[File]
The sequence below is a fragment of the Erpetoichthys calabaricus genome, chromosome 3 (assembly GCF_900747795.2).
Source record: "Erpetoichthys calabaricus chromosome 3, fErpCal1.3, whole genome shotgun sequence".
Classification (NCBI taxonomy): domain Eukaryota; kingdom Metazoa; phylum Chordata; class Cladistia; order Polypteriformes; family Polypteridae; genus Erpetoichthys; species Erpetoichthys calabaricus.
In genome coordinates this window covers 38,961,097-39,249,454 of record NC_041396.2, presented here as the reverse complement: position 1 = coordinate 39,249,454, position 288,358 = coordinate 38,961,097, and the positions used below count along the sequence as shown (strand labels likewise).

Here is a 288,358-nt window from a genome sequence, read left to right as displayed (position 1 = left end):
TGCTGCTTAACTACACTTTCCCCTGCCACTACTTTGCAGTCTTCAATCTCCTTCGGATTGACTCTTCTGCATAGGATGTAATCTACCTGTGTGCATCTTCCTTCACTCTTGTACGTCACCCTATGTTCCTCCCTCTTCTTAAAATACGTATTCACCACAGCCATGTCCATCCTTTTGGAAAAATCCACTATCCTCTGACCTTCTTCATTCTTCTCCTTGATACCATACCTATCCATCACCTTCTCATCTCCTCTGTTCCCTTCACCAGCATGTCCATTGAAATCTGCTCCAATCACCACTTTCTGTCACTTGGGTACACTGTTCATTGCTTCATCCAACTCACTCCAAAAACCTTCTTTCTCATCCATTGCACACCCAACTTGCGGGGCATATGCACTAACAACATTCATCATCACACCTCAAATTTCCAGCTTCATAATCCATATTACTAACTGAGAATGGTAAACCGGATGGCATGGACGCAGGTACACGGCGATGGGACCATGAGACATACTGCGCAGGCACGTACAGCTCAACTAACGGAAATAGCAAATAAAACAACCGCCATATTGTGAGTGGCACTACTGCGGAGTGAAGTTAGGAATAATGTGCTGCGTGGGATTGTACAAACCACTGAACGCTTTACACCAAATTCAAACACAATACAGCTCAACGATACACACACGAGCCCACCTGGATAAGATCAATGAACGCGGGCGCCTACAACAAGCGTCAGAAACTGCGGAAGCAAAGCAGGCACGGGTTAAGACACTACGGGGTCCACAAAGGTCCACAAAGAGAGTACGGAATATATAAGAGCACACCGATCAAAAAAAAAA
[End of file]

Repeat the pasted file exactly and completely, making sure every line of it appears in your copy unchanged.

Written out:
The sequence below is a fragment of the Erpetoichthys calabaricus genome, chromosome 3 (assembly GCF_900747795.2).
Source record: "Erpetoichthys calabaricus chromosome 3, fErpCal1.3, whole genome shotgun sequence".
Classification (NCBI taxonomy): domain Eukaryota; kingdom Metazoa; phylum Chordata; class Cladistia; order Polypteriformes; family Polypteridae; genus Erpetoichthys; species Erpetoichthys calabaricus.
In genome coordinates this window covers 38,961,097-39,249,454 of record NC_041396.2, presented here as the reverse complement: position 1 = coordinate 39,249,454, position 288,358 = coordinate 38,961,097, and the positions used below count along the sequence as shown (strand labels likewise).

Here is a 288,358-nt window from a genome sequence, read left to right as displayed (position 1 = left end):
TGCTGCTTAACTACACTTTCCCCTGCCACTACTTTGCAGTCTTCAATCTCCTTCGGATTGACTCTTCTGCATAGGATGTAATCTACCTGTGTGCATCTTCCTTCACTCTTGTACGTCACCCTATGTTCCTCCCTCTTCTTAAAATACGTATTCACCACAGCCATGTCCATCCTTTTGGAAAAATCCACTATCCTCTGACCTTCTTCATTCTTCTCCTTGATACCATACCTATCCATCACCTTCTCATCTCCTCTGTTCCCTTCACCAGCATGTCCATTGAAATCTGCTCCAATCACCACTTTCTGTCACTTGGGTACACTGTTCATTGCTTCATCCAACTCACTCCAAAAACCTTCTTTCTCATCCATTGCACACCCAACTTGCGGGGCATATGCACTAACAACATTCATCATCACACCTCAAATTTCCAGCTTCATAATCCATATTACTAACTGAGAATGGTAAACCGGATGGCATGGACGCAGGTACACGGCGATGGGACCATGAGACATACTGCGCAGGCACGTACAGCTCAACTAACGGAAATAGCAAATAAAACAACCGCCATATTGTGAGTGGCACTACTGCGGAGTGAAGTTAGGAATAATGTGCTGCGTGGGATTGTACAAACCACTGAACGCTTTACACCAAATTCAAACACAATACAGCTCAACGATACACACACGAGCCCACCTGGATAAGATCAATGAACGCGGGCGCCTACAACAAGCGTCAGAAACTGCGGAAGCAAAGCAGGCACGGGTTAAGACACTACGGGGTCCACAAAGGTCCACAAAGAGAGTACGGAATATATAAGAGCACACCGATCAAAAAAAAAA